Wednesday, December 30, 2009

Sermon: Wednesday of Christmas 1

30 December 2009 at Salem Lutheran Church, Gretna, LA

Text: Luke 2:33-40 (Isa 11:1-5, Gal 4:1-7)

In the name of + Jesus. Amen.

Simeon and Anna should be considered the patron saints of patience.

Both are elderly and advanced in years. Both cling to the promises of God. Both center their lives in the Lord’s Temple. Both have made it their life’s ambition to see the Lord fulfill His prophecies of the Messiah, the “shoot from the stump of Jesse, and a branch from his roots” that is promised to “bear fruit.”

Sts. Simeon and Anna are at the very end of a long train throughout the millennia of people waiting for, longing for, praying for, and hoping for the Advent of our Lord. Like the new year being represented by a baby, and the old year being personified as an old man, Simeon and Anna are hanging on in this life to hand the baton off to the Child who will not only ring in a new year, but a new age.

And what a joy they experience as the promise is fulfilled!

St. Simeon, acting under the discerning eye of the Holy Spirit, instantly recognizes the Christ Child, and offers a blessing of Him. In Simeon’s actions we see a preview of our Lord’s “happy exchange” in which Jesus swaps His righteousness for our sins. For as “righteous and devout” as Simeon was, he was not perfect. He was suffering the results of sin in this fallen world, being harassed by age and waiting for his own death. And yet, this imperfect man blesses the Perfect Man. This man who is near death offers a benediction upon the one man who does not need to die, and yet who volunteers to do so, even for the one blessing Him.

And having seen the Lord according to the Lord’s Word, Simeon is ready to depart in peace. And it is fitting that we close our Divine Service, after having seen and experienced the Christ Child ourselves in His flesh and Blood, by praying again with St. Simeon his psalm of praise, his comforting canticle of being ready to depart this veil of tears knowing that the world is being recreated anew, and that our dying flesh is being redeemed by the “Light for revelation to the Gentiles, and for glory to Your people Israel.”

And yet after his song, Simeon is not yet done. The Lord still has one more word to speak through him. He prophesies that the Christ child will cause the rise and fall of many – even as John the Baptist spoke of valleys being raised and hills being brought low – and that Christ would be opposed. St. Simeon warned Mary of her own soul-piercing pain that she was to experience thirty years later at the cross. But Simeon also speaks of revelation as well.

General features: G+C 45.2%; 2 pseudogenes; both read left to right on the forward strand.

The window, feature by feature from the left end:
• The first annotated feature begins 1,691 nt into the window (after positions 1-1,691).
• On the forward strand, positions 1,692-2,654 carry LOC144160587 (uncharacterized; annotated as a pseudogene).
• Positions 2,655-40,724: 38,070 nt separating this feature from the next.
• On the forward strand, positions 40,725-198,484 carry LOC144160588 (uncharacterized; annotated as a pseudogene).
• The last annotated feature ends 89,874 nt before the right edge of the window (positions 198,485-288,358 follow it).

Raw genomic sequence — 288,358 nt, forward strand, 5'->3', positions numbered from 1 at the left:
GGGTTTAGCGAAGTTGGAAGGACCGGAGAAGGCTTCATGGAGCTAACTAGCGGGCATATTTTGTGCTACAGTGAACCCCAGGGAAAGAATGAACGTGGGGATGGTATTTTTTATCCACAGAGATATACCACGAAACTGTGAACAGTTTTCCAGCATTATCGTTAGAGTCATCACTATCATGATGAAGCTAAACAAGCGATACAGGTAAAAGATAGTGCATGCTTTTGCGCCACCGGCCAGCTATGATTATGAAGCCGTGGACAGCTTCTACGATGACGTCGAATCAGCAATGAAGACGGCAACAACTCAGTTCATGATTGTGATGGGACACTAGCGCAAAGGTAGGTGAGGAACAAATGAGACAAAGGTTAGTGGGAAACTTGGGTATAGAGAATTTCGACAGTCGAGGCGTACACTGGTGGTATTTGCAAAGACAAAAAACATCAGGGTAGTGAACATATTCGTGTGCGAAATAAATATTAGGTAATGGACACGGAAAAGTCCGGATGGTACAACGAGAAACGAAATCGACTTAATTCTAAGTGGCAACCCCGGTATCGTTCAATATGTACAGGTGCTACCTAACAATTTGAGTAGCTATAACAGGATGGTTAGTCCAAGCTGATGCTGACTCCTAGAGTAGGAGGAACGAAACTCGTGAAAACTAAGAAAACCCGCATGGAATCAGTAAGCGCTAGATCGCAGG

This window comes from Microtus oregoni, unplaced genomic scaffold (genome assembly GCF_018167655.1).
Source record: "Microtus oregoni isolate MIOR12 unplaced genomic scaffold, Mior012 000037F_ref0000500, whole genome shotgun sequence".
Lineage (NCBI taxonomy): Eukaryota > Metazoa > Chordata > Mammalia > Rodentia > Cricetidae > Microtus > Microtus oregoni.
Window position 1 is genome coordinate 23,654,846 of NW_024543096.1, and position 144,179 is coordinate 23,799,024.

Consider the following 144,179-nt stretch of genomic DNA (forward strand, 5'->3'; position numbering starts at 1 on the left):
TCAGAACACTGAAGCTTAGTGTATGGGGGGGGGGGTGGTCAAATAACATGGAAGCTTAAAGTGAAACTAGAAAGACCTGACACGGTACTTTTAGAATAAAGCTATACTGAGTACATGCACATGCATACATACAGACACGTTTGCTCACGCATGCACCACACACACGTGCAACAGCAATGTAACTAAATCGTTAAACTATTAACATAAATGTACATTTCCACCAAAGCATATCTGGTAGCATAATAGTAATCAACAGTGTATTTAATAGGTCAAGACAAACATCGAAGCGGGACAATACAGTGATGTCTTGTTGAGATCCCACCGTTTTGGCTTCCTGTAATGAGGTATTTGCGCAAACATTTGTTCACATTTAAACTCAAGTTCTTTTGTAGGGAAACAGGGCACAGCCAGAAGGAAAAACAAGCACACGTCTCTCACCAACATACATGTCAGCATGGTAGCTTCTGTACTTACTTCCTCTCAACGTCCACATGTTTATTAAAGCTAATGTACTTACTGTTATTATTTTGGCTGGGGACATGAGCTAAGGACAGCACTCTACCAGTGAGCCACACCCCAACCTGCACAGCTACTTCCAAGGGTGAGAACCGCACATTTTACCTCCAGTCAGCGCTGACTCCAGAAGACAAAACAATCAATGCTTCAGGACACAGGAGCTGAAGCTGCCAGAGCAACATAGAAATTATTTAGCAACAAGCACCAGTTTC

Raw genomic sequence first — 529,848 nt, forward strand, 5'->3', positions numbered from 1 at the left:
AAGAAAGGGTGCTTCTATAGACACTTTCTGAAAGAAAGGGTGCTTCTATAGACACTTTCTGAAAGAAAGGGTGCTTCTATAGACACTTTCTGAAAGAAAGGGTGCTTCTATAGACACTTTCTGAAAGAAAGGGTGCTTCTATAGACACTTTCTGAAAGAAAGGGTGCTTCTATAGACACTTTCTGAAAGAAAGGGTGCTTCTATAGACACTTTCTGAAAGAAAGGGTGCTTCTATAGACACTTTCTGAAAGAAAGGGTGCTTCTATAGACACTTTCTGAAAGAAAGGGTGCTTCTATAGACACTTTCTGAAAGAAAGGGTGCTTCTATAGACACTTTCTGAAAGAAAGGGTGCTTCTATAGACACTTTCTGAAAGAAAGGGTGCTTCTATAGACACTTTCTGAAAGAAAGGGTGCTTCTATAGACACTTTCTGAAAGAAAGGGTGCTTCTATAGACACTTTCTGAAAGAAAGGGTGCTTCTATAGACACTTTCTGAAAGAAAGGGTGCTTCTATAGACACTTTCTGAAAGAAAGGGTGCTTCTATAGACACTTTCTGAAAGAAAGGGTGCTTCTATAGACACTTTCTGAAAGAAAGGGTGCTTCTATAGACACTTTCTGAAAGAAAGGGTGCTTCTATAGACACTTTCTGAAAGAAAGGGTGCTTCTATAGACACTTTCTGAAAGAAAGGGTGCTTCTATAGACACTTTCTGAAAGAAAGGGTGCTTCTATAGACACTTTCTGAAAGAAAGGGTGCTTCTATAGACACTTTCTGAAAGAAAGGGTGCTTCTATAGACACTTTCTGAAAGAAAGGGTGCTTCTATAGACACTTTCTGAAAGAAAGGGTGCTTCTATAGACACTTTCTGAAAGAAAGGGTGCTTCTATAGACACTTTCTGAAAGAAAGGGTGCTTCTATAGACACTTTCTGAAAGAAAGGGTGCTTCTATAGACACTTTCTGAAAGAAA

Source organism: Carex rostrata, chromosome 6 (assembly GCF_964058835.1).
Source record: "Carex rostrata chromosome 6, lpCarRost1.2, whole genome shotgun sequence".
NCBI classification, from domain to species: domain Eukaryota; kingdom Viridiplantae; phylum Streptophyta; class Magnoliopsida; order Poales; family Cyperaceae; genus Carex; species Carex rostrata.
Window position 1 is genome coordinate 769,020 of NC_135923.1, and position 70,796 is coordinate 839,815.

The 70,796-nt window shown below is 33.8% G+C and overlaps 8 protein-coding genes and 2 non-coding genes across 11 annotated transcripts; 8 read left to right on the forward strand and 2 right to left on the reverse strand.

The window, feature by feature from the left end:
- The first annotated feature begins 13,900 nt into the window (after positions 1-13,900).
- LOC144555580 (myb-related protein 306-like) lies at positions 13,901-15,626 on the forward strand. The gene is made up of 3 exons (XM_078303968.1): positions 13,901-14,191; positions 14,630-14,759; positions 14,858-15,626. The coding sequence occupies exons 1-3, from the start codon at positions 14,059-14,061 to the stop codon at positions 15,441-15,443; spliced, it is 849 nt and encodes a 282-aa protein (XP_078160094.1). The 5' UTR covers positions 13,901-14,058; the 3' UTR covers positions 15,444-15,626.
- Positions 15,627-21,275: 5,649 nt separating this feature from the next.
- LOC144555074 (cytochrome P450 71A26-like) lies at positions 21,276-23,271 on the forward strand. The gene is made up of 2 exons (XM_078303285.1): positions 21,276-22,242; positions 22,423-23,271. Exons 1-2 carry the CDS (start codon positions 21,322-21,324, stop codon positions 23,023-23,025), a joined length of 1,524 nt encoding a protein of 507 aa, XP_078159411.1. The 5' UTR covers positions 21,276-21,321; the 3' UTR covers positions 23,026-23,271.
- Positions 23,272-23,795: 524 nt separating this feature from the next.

And having seen and having said what the Lord called him to do, St. Simeon was now ready, in peace and joy, to depart.

At the end of this age, and at the beginning of the next, we also encounter another elderly saint, who likewise patiently waits for her Savior to come. She is St. Anna, a widow who devotes herself to the Temple, to prayer, to worship, to fasting, and to serving God “night and day.” She too encounters the Christ Child and “at that very hour she began to give thanks to God and to speak of him to all who were waiting for the redemption of Jerusalem.”

Notice that St. Anna did not pursue a life of pleasure and self-gratification when the Lord called her husband to himself. Anna went to where her Lord was to be found, in the Temple courts, offering herself as a “living sacrifice” as St. Paul implores all of us believers to do. She did not pine away or agitate that she was not permitted to preach in the public assembly and not allowed to assume the Levitical priesthood – rather she rejoiced in the priesthood shared by all believers. And rather than preach sermons, she spoke of the Lord to people in her daily discourse where the Lord placed her.